Also – and, this being a Cheever story, significantly – his social status. Ned is, at the story’s outset, a vain man, and his vanity is manifested in a blithe contempt for those he considers to inhabit a lower social echelon than he does. As he proceeds in his journey, he is startled to attend a party at the home of a putatively less-well-heeled couple where he is treated rudely, first by the hostess, next (horrors!) by the bartender. He then attends the home of an ex-mistress, with whom he assumes he retains the upper hand; she also treats him with disdain.
“The wonderful thing about the sting in the tail of this story,” says Enright, ” … is that you don’t quite know what it is. It stings, but you don’t know what bit you.” Cheever himself compared this story to the myth of Narcissus, who famously drowned (in a different kind of pool) while gazing at his own reflection. In the final scene of Cheever’s tale, with Ned beating futilely on the door of his empty and abandoned house, we feel a kind of death, in that our hero has lost everything that he has held dear; his own vanity has somehow caused his downfall. But how, precisely, this occurs is left tantalizingly unclear. The anti-realist aspects of the story were sufficient to turn off numerous readers in Cheever’s own day; more than half a century later, the story has lost none of its power to puzzle and provoke.
From The Stories of John Cheever
John Cheever is perhaps best known for pulling back the curtain on the polite facade of American suburban life in the postwar period – he prefigures and anticipates writers such as John Updike, A.M. Homes, and Jay McInerey. His preferred mode is naturalism, and in this regard “The Enormous Radio” might be seen as something of a departure, tending more toward the fantastical or the allegorical.
First published in 1947, the story focuses on Jim and Irene Westcott, an apparently typical, upper-middle-class couple, “the kind of people who seem to strike that satisfactory average of income, endeavor, and respectability that is reached by the statistical reports in college alumni bulletins.” They reside “near Sutton Place,” one of the most affluent addresses in New York City (the fact that they reside near Sutton Place indicates that the couple has not quite cracked the upper echelons of American society), and they attend the theatre “an average of 10.3 times a year.” They have been married for nine years and have two children. The only thing that distinguishes them from their peers is their “shared interest in serious music.” The fact that they share an interest in “serious” music, as opposed to the popular music that dominated the airwaves in the immediate aftermath of the Second World War, is a subtle dig at the superficial tastes that much of American society evinced at the time; the implicitly elevated tastes that the Westcotts espouse will turn out to have an ironic tinge by the time Cheever’s story has unfolded.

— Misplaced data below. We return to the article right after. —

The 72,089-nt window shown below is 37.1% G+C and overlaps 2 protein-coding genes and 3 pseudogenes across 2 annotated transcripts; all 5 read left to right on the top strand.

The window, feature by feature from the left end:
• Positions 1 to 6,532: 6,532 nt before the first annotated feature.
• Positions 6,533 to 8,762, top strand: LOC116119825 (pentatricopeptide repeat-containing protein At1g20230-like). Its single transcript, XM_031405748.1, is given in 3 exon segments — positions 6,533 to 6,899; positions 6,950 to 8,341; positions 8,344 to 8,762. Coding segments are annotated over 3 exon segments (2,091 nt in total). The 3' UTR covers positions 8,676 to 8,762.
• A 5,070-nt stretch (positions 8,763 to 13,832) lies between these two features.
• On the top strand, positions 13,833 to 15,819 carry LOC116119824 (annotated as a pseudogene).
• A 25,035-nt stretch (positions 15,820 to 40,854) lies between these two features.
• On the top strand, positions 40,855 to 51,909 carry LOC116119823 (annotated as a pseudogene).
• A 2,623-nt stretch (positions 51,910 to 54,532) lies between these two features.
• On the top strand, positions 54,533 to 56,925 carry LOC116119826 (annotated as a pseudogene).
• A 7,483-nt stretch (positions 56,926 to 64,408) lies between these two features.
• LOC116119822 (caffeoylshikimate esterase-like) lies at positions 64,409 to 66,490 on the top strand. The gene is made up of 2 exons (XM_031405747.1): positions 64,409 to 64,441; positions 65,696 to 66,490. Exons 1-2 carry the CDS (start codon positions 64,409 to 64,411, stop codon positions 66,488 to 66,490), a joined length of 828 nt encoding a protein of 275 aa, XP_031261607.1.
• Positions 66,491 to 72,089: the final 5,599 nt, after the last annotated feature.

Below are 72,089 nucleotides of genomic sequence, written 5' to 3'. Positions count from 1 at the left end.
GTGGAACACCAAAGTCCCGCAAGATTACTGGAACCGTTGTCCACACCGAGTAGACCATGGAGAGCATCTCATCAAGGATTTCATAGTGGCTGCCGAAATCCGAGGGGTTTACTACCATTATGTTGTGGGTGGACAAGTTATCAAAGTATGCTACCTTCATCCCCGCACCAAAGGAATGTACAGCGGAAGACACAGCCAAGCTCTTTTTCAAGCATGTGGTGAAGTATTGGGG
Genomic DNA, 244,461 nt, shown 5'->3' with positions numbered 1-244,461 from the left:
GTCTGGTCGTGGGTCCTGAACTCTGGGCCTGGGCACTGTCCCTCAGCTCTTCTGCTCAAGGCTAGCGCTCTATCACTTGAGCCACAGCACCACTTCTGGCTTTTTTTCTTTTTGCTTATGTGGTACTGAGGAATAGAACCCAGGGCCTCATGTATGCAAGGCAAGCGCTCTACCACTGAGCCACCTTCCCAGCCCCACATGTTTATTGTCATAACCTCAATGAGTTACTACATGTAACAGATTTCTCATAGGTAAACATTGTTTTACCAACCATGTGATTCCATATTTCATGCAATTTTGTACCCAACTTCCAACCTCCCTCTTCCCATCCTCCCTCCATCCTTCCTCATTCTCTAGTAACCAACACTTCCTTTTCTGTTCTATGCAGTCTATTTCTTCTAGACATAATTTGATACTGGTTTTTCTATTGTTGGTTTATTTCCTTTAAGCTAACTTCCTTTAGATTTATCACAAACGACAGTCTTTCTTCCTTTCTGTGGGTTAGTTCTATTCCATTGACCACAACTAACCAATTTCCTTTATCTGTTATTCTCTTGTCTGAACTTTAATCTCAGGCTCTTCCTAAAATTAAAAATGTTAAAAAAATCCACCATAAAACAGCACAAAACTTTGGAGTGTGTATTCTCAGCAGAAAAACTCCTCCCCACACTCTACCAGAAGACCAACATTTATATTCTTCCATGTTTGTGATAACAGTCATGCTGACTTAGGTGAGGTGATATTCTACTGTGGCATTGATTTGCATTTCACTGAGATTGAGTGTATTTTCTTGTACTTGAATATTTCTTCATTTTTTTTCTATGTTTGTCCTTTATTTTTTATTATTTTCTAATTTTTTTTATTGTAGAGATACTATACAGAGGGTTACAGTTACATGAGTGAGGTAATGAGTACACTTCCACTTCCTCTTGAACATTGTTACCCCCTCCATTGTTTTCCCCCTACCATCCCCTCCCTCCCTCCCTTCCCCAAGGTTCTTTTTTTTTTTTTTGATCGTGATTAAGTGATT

To indulge her taste for serious music, Irene listens to the radio during the day while her husband is at work and her children are at school. Unfortunately, the Westcott’s radio is “an old instrument, sensitive, unpredictable, and beyond repair.” When it finally ceases operating altogether, Jim goes out and buys his wife a new radio so that she can continue to listen to her beloved classical music. But when the new radio is delivered, Irene is repulsed by its “physical ugliness” and “confounded by the number of dials and switches on the instrument panel.” When she turns the radio on, the dials glow “a malevolent green.”
The word “malevolent” is not accidental: the radio has a kind of devilish effect on the Westcotts, acting as a catalyst in exposing the carefully concealed secrets that exist behind the pleasant surface of their daily life. It turns out that the appliance has the peculiar ability to broadcast the activities in other units in the Westcotts’ apartment building. Irene and Jim listen to their neighbours’ nanny reciting nursery rhymes to a little girl; hear another neighbour complaining that she “just [doesn’t] feel like” herself anymore but won’t go to the doctor “because the doctor’s bills are so awful already;” and eavesdrop on an “enraged woman” telling her recalcitrant child, “We paid eight hundred dollars to get you into that school and you’ll go if it kills you.”